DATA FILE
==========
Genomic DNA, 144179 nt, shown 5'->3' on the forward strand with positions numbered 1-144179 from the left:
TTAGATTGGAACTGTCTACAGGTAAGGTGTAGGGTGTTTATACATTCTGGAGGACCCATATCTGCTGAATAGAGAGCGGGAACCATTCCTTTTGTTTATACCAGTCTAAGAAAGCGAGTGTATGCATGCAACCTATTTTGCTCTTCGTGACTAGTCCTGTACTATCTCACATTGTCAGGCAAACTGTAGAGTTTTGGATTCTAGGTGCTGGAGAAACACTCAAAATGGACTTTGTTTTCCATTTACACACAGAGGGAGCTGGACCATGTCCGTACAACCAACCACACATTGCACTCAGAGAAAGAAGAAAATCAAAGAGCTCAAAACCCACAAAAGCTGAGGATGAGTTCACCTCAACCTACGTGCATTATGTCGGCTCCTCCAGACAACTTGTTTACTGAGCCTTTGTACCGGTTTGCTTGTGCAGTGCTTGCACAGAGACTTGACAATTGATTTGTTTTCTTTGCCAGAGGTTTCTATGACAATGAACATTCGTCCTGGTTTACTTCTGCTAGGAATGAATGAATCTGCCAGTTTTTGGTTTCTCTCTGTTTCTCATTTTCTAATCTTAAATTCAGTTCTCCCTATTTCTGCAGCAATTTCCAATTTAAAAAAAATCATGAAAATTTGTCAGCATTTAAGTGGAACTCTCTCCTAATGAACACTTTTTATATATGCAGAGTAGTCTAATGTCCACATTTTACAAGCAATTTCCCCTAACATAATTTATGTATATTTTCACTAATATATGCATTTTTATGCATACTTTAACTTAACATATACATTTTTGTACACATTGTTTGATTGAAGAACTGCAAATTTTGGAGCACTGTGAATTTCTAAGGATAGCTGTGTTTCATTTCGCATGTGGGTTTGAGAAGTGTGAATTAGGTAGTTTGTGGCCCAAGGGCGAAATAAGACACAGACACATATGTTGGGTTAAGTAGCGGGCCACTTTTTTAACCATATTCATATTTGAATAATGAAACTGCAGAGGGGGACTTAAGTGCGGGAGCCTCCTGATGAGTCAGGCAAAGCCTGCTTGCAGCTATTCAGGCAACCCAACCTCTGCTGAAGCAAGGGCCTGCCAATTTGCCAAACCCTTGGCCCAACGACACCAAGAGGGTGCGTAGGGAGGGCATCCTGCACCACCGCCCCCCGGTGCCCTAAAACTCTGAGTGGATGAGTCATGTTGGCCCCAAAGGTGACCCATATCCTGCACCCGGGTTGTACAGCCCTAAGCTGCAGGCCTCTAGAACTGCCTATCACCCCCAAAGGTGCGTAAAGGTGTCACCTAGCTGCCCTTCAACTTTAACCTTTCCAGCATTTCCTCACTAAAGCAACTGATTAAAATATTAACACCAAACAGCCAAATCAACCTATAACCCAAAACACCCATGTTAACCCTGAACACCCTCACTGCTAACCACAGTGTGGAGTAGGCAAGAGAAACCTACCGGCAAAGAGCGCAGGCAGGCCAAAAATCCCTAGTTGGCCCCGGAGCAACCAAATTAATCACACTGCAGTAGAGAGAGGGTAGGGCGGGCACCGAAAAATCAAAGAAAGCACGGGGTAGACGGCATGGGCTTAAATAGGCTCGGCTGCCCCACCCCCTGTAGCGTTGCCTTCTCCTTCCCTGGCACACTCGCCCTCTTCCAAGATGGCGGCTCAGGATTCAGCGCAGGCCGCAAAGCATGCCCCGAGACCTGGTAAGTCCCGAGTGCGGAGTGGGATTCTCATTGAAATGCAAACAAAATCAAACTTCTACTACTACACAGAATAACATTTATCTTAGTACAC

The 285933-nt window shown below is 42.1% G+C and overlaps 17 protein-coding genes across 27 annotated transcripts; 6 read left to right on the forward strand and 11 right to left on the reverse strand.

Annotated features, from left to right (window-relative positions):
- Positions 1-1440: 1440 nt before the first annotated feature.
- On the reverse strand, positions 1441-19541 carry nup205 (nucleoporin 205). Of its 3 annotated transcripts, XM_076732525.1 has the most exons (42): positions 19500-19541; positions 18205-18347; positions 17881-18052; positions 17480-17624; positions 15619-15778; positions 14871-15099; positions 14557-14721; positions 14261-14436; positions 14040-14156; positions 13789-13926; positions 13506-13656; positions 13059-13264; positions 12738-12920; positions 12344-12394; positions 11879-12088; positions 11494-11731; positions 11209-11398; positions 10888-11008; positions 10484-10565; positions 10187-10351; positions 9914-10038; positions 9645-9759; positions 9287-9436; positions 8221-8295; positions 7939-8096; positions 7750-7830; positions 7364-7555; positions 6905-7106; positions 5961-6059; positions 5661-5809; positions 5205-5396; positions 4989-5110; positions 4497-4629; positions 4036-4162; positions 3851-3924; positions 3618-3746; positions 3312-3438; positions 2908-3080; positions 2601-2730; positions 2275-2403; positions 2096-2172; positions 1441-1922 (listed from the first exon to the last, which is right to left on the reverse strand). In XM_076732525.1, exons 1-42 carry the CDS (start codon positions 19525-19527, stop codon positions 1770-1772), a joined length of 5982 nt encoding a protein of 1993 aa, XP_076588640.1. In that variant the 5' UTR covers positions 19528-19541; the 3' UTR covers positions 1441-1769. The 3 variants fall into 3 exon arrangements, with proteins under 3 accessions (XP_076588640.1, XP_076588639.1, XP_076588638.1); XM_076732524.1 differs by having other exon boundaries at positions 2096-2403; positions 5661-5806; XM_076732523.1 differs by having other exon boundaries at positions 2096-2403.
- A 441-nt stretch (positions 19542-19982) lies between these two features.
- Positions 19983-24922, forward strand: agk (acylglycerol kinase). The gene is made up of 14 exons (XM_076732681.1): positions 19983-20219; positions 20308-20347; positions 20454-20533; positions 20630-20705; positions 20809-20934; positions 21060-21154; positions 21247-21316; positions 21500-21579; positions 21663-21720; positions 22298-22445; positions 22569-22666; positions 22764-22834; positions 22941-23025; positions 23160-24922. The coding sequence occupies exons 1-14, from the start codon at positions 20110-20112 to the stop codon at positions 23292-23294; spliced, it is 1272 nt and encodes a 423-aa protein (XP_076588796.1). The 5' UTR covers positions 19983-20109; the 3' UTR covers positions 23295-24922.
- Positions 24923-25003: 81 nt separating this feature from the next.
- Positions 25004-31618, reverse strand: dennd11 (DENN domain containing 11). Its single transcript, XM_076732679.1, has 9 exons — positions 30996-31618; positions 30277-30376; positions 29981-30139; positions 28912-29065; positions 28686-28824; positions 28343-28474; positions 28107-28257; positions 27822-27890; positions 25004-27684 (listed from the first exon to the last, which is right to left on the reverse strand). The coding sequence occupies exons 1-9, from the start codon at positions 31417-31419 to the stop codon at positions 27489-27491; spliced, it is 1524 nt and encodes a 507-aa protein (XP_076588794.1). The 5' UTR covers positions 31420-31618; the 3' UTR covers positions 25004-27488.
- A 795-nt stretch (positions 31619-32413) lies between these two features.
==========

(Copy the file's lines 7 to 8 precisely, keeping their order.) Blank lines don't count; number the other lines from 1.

- A 441-nt stretch (positions 19542-19982) lies between these two features.
- Positions 19983-24922, forward strand: agk (acylglycerol kinase). The gene is made up of 14 exons (XM_076732681.1): positions 19983-20219; positions 20308-20347; positions 20454-20533; positions 20630-20705; positions 20809-20934; positions 21060-21154; positions 21247-21316; positions 21500-21579; positions 21663-21720; positions 22298-22445; positions 22569-22666; positions 22764-22834; positions 22941-23025; positions 23160-24922. The coding sequence occupies exons 1-14, from the start codon at positions 20110-20112 to the stop codon at positions 23292-23294; spliced, it is 1272 nt and encodes a 423-aa protein (XP_076588796.1). The 5' UTR covers positions 19983-20109; the 3' UTR covers positions 23295-24922.